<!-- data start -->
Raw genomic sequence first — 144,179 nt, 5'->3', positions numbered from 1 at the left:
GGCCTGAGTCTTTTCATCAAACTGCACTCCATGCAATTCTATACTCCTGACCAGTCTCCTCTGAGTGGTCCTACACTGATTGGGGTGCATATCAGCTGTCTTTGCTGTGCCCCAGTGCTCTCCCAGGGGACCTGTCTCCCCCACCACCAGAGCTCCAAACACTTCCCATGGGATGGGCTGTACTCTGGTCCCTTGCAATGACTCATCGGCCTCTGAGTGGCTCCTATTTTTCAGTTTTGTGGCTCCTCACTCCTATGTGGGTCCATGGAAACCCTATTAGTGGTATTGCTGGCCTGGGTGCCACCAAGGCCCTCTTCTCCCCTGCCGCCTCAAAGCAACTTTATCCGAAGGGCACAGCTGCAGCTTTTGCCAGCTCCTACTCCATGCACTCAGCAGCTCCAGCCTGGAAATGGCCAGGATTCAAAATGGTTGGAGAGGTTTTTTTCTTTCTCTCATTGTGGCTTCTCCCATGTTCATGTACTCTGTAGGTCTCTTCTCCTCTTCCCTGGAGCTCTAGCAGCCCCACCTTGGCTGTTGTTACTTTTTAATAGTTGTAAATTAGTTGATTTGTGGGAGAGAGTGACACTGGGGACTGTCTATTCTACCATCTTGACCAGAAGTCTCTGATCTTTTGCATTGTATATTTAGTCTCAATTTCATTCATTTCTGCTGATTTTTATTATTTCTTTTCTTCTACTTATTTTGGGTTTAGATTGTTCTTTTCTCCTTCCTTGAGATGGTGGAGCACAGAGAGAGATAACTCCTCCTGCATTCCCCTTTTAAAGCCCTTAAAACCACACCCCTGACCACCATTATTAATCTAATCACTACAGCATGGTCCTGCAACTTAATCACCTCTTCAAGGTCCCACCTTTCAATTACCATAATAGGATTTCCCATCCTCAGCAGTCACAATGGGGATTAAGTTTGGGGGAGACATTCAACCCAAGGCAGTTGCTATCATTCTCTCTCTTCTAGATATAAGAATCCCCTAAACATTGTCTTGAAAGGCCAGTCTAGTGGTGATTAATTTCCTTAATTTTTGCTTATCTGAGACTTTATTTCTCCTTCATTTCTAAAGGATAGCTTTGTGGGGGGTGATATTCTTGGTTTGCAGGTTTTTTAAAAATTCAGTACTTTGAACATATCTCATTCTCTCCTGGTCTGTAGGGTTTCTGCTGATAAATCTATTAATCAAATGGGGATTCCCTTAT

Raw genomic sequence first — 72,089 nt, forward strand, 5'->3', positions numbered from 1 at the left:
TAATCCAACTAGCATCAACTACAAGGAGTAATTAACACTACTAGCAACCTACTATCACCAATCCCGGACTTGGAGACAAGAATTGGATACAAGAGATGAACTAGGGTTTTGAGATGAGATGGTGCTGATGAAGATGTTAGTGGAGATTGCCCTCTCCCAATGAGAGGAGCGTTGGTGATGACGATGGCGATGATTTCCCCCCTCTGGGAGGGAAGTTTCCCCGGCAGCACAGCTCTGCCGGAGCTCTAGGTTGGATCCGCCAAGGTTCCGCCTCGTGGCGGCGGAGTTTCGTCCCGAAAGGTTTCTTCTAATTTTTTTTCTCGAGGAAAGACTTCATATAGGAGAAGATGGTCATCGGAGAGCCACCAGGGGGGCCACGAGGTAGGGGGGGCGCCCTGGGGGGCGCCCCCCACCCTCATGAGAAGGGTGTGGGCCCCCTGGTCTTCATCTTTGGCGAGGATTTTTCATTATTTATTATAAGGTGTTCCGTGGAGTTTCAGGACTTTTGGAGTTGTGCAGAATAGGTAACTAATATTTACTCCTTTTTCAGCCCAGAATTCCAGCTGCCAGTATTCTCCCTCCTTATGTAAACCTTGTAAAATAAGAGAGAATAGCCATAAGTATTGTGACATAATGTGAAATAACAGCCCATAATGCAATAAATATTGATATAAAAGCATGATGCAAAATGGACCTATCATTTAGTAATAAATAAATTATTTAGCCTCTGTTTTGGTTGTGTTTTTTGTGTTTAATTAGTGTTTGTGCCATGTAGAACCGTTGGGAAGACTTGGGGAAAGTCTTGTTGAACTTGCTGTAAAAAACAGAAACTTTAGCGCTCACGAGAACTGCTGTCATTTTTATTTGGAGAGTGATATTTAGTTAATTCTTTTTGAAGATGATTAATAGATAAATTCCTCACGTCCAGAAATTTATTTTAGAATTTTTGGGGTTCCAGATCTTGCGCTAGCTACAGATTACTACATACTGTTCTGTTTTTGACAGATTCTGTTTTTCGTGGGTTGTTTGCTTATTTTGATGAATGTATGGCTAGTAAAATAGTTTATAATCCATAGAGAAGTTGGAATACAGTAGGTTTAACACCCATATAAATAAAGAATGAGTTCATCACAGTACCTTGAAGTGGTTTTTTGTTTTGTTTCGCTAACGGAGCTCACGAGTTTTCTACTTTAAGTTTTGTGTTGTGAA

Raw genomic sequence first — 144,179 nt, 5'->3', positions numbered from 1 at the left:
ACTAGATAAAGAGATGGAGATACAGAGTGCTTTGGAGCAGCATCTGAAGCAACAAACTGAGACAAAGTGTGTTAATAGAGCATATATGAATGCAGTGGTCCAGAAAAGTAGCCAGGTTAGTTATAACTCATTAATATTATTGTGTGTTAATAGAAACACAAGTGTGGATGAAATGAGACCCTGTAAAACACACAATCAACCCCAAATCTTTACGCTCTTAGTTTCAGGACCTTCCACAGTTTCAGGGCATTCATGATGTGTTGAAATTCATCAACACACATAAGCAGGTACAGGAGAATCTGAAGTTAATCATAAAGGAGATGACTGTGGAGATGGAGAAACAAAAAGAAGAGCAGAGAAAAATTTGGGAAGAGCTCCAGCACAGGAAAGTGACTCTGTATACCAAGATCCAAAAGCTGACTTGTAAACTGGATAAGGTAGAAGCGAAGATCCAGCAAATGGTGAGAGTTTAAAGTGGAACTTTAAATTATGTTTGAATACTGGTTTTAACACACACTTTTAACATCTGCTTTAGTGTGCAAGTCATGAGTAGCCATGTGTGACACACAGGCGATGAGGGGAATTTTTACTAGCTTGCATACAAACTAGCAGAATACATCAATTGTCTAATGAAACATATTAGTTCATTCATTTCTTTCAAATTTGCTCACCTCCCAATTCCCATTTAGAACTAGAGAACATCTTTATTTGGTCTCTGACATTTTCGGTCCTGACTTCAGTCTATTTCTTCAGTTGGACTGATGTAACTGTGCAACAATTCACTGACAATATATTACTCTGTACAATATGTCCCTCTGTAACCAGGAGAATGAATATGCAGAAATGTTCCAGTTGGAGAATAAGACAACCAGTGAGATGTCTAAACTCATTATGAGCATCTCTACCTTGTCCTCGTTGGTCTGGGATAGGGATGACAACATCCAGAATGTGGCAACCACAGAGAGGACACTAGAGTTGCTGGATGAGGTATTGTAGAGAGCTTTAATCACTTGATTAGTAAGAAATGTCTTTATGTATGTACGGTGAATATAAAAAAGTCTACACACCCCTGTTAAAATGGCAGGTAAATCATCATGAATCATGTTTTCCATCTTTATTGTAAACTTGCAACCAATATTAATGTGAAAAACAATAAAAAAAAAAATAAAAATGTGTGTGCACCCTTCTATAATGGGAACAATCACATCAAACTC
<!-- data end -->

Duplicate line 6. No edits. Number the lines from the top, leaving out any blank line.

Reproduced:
ACTAGATAAAGAGATGGAGATACAGAGTGCTTTGGAGCAGCATCTGAAGCAACAAACTGAGACAAAGTGTGTTAATAGAGCATATATGAATGCAGTGGTCCAGAAAAGTAGCCAGGTTAGTTATAACTCATTAATATTATTGTGTGTTAATAGAAACACAAGTGTGGATGAAATGAGACCCTGTAAAACACACAATCAACCCCAAATCTTTACGCTCTTAGTTTCAGGACCTTCCACAGTTTCAGGGCATTCATGATGTGTTGAAATTCATCAACACACATAAGCAGGTACAGGAGAATCTGAAGTTAATCATAAAGGAGATGACTGTGGAGATGGAGAAACAAAAAGAAGAGCAGAGAAAAATTTGGGAAGAGCTCCAGCACAGGAAAGTGACTCTGTATACCAAGATCCAAAAGCTGACTTGTAAACTGGATAAGGTAGAAGCGAAGATCCAGCAAATGGTGAGAGTTTAAAGTGGAACTTTAAATTATGTTTGAATACTGGTTTTAACACACACTTTTAACATCTGCTTTAGTGTGCAAGTCATGAGTAGCCATGTGTGACACACAGGCGATGAGGGGAATTTTTACTAGCTTGCATACAAACTAGCAGAATACATCAATTGTCTAATGAAACATATTAGTTCATTCATTTCTTTCAAATTTGCTCACCTCCCAATTCCCATTTAGAACTAGAGAACATCTTTATTTGGTCTCTGACATTTTCGGTCCTGACTTCAGTCTATTTCTTCAGTTGGACTGATGTAACTGTGCAACAATTCACTGACAATATATTACTCTGTACAATATGTCCCTCTGTAACCAGGAGAATGAATATGCAGAAATGTTCCAGTTGGAGAATAAGACAACCAGTGAGATGTCTAAACTCATTATGAGCATCTCTACCTTGTCCTCGTTGGTCTGGGATAGGGATGACAACATCCAGAATGTGGCAACCACAGAGAGGACACTAGAGTTGCTGGATGAGGTATTGTAGAGAGCTTTAATCACTTGATTAGTAAGAAATGTCTTTATGTATGTACGGTGAATATAAAAAAGTCTACACACCCCTGTTAAAATGGCAGGTAAATCATCATGAATCATGTTTTCCATCTTTATTGTAAACTTGCAACCAATATTAATGTGAAAAACAATAAAAAAAAAAATAAAAATGTGTGTGCACCCTTCTATAATGGGAACAATCACATCAAACTC